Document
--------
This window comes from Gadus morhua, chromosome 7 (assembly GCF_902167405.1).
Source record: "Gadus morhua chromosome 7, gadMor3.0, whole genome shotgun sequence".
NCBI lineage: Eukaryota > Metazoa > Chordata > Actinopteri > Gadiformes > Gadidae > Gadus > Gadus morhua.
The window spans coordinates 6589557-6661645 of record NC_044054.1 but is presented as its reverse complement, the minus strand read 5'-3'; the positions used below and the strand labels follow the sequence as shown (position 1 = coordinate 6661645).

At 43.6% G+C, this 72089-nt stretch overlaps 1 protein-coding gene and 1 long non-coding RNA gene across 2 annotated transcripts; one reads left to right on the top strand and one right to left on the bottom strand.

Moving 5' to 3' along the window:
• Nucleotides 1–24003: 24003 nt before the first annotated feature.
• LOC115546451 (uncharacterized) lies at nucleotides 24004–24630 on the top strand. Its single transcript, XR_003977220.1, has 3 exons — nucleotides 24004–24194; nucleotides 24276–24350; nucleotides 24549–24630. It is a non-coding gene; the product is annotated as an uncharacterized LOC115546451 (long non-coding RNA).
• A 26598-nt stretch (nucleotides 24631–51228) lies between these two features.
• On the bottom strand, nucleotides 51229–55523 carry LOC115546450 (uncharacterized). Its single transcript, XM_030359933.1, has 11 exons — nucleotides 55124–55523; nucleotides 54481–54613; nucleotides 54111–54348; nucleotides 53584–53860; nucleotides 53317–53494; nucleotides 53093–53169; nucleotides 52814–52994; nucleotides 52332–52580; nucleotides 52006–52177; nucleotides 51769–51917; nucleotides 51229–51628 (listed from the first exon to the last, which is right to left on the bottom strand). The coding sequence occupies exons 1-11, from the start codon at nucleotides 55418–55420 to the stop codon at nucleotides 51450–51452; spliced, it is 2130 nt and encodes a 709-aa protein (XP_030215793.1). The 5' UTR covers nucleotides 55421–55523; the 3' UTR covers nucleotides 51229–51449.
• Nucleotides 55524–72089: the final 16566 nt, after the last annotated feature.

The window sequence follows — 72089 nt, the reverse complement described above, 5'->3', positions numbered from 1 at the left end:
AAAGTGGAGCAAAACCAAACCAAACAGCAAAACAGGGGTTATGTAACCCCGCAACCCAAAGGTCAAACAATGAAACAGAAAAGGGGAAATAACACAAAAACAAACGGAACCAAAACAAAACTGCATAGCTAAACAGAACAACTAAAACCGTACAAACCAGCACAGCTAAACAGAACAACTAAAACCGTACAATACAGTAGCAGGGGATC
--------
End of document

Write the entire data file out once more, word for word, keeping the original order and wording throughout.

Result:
This window comes from Gadus morhua, chromosome 7 (assembly GCF_902167405.1).
Source record: "Gadus morhua chromosome 7, gadMor3.0, whole genome shotgun sequence".
NCBI lineage: Eukaryota > Metazoa > Chordata > Actinopteri > Gadiformes > Gadidae > Gadus > Gadus morhua.
The window spans coordinates 6589557-6661645 of record NC_044054.1 but is presented as its reverse complement, the minus strand read 5'-3'; the positions used below and the strand labels follow the sequence as shown (position 1 = coordinate 6661645).

At 43.6% G+C, this 72089-nt stretch overlaps 1 protein-coding gene and 1 long non-coding RNA gene across 2 annotated transcripts; one reads left to right on the top strand and one right to left on the bottom strand.

Moving 5' to 3' along the window:
• Nucleotides 1–24003: 24003 nt before the first annotated feature.
• LOC115546451 (uncharacterized) lies at nucleotides 24004–24630 on the top strand. Its single transcript, XR_003977220.1, has 3 exons — nucleotides 24004–24194; nucleotides 24276–24350; nucleotides 24549–24630. It is a non-coding gene; the product is annotated as an uncharacterized LOC115546451 (long non-coding RNA).
• A 26598-nt stretch (nucleotides 24631–51228) lies between these two features.
• On the bottom strand, nucleotides 51229–55523 carry LOC115546450 (uncharacterized). Its single transcript, XM_030359933.1, has 11 exons — nucleotides 55124–55523; nucleotides 54481–54613; nucleotides 54111–54348; nucleotides 53584–53860; nucleotides 53317–53494; nucleotides 53093–53169; nucleotides 52814–52994; nucleotides 52332–52580; nucleotides 52006–52177; nucleotides 51769–51917; nucleotides 51229–51628 (listed from the first exon to the last, which is right to left on the bottom strand). The coding sequence occupies exons 1-11, from the start codon at nucleotides 55418–55420 to the stop codon at nucleotides 51450–51452; spliced, it is 2130 nt and encodes a 709-aa protein (XP_030215793.1). The 5' UTR covers nucleotides 55421–55523; the 3' UTR covers nucleotides 51229–51449.
• Nucleotides 55524–72089: the final 16566 nt, after the last annotated feature.

The window sequence follows — 72089 nt, the reverse complement described above, 5'->3', positions numbered from 1 at the left end:
AAAGTGGAGCAAAACCAAACCAAACAGCAAAACAGGGGTTATGTAACCCCGCAACCCAAAGGTCAAACAATGAAACAGAAAAGGGGAAATAACACAAAAACAAACGGAACCAAAACAAAACTGCATAGCTAAACAGAACAACTAAAACCGTACAAACCAGCACAGCTAAACAGAACAACTAAAACCGTACAATACAGTAGCAGGGGATC